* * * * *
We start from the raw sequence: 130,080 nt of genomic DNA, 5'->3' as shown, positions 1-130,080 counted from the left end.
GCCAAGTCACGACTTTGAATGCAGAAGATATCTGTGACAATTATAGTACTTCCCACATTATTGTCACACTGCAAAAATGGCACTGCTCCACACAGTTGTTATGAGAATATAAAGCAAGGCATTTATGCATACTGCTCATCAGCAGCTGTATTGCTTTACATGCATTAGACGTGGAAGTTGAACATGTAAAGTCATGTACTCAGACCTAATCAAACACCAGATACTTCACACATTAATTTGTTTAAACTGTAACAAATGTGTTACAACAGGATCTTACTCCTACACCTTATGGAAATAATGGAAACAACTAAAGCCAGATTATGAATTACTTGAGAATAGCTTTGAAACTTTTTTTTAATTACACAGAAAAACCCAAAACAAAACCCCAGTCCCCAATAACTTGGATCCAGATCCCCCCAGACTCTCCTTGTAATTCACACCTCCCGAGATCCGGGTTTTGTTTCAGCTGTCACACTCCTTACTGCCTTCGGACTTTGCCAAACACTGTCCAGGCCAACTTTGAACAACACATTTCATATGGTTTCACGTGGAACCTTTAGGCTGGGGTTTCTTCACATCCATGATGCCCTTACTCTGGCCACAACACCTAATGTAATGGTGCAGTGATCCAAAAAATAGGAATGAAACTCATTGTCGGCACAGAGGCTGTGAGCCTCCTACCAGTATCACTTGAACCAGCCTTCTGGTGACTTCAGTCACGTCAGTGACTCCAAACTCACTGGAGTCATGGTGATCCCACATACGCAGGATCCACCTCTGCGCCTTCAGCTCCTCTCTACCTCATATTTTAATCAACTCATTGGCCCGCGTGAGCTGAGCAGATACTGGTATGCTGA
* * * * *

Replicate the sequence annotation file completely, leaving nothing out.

We start from the raw sequence: 130,080 nt of genomic DNA, 5'->3' as shown, positions 1-130,080 counted from the left end.
GCCAAGTCACGACTTTGAATGCAGAAGATATCTGTGACAATTATAGTACTTCCCACATTATTGTCACACTGCAAAAATGGCACTGCTCCACACAGTTGTTATGAGAATATAAAGCAAGGCATTTATGCATACTGCTCATCAGCAGCTGTATTGCTTTACATGCATTAGACGTGGAAGTTGAACATGTAAAGTCATGTACTCAGACCTAATCAAACACCAGATACTTCACACATTAATTTGTTTAAACTGTAACAAATGTGTTACAACAGGATCTTACTCCTACACCTTATGGAAATAATGGAAACAACTAAAGCCAGATTATGAATTACTTGAGAATAGCTTTGAAACTTTTTTTTAATTACACAGAAAAACCCAAAACAAAACCCCAGTCCCCAATAACTTGGATCCAGATCCCCCCAGACTCTCCTTGTAATTCACACCTCCCGAGATCCGGGTTTTGTTTCAGCTGTCACACTCCTTACTGCCTTCGGACTTTGCCAAACACTGTCCAGGCCAACTTTGAACAACACATTTCATATGGTTTCACGTGGAACCTTTAGGCTGGGGTTTCTTCACATCCATGATGCCCTTACTCTGGCCACAACACCTAATGTAATGGTGCAGTGATCCAAAAAATAGGAATGAAACTCATTGTCGGCACAGAGGCTGTGAGCCTCCTACCAGTATCACTTGAACCAGCCTTCTGGTGACTTCAGTCACGTCAGTGACTCCAAACTCACTGGAGTCATGGTGATCCCACATACGCAGGATCCACCTCTGCGCCTTCAGCTCCTCTCTACCTCATATTTTAATCAACTCATTGGCCCGCGTGAGCTGAGCAGATACTGGTATGCTGA